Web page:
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Vigil Games

#Darksiders2 photo
#Darksiders2

Darksiders 2 remake confirmed, has a punny name


A lot of Vigil team working on it
Jun 11
// Brett Makedonski
Closing in on four months later, we can finally confirm the February leak of a Darksiders 2 remake. Nordic Games announced a 1080p remaster for PS4 and Xbox One. It's cheekily named Darksiders 2 Deathinitive Edition, whi...
Darksiders 2 photo
Darksiders 2

Darksiders II is just the latest in a long line of re-releases


'Definitive,' of course
Feb 13
// Brett Makedonski
Did you like the last generation of gaming on platforms of yesteryear? A lot of good stuff came out for PlayStation 3 and Xbox 360. Legacy consoles are seemingly maintaining their relevance by the sheer number of re-releases ...
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Ex-Vigil staffer on what Darksiders III could have been


Four player co-op was always the hope says former creative director
May 31
// Abel Girmay
In an interview with IGN, Ex-Vigil creative director Joe Madureira released a few nuggets of information on what Darksiders III could have been, provided Vigil staff, and not Nordic Games, had won the bidding war. “It w...

THQ properties photo
THQ properties

Future of Darksiders is uncertain in Nordic Games' hands


No developers, no plans, and maybe not enough money
Apr 24
// Allistair Pinsof
Nordic who? After announcing publisher Nordic Games gained rights to THQ's Darksiders and Red Faction, I saw many ask who Nordic Games is and what its plans are for these series. I'd reference you to Wikipedia for the first p...
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Crytek USA plans to buy the Darksiders license


'The IP belongs in the hands of its creators'
Mar 28
// Jim Sterling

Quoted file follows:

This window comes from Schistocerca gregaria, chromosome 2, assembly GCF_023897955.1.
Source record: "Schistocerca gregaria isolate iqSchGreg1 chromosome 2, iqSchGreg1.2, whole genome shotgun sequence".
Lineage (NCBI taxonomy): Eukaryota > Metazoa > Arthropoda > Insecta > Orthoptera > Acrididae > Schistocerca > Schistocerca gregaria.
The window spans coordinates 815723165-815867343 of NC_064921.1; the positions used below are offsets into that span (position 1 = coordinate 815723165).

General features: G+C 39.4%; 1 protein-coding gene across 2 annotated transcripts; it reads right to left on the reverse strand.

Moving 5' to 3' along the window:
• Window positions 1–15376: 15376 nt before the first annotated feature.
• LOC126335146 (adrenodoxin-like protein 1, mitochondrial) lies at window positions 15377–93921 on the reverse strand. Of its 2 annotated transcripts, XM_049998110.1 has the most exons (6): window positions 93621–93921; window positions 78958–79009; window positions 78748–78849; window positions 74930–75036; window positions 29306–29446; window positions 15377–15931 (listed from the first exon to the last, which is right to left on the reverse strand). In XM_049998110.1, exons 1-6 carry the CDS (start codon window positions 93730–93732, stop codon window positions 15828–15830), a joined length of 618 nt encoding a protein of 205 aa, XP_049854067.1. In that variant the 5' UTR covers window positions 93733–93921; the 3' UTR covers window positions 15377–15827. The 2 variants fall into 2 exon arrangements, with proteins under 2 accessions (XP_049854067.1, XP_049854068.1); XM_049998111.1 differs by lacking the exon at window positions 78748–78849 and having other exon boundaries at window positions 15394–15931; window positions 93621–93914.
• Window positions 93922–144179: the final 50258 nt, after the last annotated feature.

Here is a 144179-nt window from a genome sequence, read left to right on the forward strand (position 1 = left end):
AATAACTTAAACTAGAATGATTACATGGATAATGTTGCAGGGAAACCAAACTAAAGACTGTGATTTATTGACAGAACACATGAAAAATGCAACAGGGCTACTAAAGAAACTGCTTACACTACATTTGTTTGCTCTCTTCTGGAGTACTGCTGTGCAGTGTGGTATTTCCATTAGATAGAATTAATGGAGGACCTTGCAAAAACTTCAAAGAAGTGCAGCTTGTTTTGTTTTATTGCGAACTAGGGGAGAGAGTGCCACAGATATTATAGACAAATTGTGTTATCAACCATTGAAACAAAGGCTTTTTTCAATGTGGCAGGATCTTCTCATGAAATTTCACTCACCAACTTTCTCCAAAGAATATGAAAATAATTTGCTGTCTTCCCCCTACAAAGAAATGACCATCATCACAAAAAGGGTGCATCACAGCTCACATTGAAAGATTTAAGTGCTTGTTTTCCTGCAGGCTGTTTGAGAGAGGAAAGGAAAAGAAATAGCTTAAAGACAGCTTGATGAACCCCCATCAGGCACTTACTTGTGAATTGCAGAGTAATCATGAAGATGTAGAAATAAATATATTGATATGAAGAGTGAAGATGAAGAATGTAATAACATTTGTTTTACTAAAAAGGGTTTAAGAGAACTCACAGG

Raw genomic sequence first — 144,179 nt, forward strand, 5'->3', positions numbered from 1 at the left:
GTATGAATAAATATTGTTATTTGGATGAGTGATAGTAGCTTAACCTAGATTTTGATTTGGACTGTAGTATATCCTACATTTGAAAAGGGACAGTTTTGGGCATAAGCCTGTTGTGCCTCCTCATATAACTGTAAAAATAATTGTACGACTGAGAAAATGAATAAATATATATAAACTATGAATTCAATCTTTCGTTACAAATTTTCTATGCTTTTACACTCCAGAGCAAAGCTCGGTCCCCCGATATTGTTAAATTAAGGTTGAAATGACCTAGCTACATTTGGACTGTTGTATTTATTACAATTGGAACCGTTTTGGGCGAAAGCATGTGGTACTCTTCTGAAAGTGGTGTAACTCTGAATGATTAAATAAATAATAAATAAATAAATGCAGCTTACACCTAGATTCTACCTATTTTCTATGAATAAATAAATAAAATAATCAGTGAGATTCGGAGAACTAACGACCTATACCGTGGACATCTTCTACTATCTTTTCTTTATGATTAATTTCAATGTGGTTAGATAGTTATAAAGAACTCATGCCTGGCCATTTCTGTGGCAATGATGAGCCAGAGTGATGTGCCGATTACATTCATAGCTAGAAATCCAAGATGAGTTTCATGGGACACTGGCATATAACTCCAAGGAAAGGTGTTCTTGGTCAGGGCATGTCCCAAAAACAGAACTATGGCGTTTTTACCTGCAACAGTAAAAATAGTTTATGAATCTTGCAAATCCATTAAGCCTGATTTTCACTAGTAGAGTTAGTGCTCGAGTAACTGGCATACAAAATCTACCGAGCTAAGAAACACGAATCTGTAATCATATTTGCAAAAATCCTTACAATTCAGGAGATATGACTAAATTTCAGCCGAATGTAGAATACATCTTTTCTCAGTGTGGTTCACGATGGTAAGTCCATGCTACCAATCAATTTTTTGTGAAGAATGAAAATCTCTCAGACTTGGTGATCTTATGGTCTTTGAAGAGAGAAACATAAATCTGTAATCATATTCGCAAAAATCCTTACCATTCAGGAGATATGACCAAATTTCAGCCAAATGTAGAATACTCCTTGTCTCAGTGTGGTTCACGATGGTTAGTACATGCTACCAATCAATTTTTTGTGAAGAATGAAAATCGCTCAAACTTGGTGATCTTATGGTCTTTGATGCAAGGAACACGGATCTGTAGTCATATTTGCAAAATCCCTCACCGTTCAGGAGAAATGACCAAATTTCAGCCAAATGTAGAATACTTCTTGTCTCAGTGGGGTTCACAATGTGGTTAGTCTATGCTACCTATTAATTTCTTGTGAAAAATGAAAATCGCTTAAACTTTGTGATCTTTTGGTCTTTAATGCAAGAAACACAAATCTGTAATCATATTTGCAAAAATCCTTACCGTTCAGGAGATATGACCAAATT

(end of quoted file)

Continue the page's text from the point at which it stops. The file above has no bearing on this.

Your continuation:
Word on the street is, while Crytek has no current interest in Darksiders 3, Crytek USA wants the brand anyway. Considering the new company boasts ex-Vigil staff, and is indeed headed by the studio's former boss, it's hardly ...
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Disney shuts Junction Point & Crytek USA hires Vigil devs


The Destructoid Show gets super surrious 'bout bizness
Jan 29
// Max Scoville
Hey gang! Lots of crazy industry news today, which is less fun than actual news about games. Today we've got new BioShock Infinite and SimCity trailers to show off, good news on the THQ/Vigil Homefront, and sad news for Epic Mickey studio Junction Point. Also, Dead Space 3 is getting a bare-bones PC port, and Frostbite 2.0 is coming to Mac!
Crytek USA photo
Crytek USA

Crytek opens first U.S. studio, headed by ex-Vigil staff


Are they making an MMO?
Jan 28
// Allistair Pinsof
Crytek will move into Austin, Texas for development on future titles, landing the international company in North America for the first time. “Crytek has always enjoyed a special relationship with gamers and business par...
Darksiders IS Zelda photo
Darksiders IS Zelda

Darksiders IS Zelda, and here's the proof


Vigil Games' art team whipped up this nifty Zelda homage
Jan 25
// Tony Ponce
That the Darksiders games take more than a few cues from The Legend of Zelda -- and may possibly surpass it -- is a secret to nobody. What we were unaware of was that developer Vigil Games always had intentions of supplanting...

Vigil Games' lead combat designer says his goodbyes

Jan 23 // Tony Ponce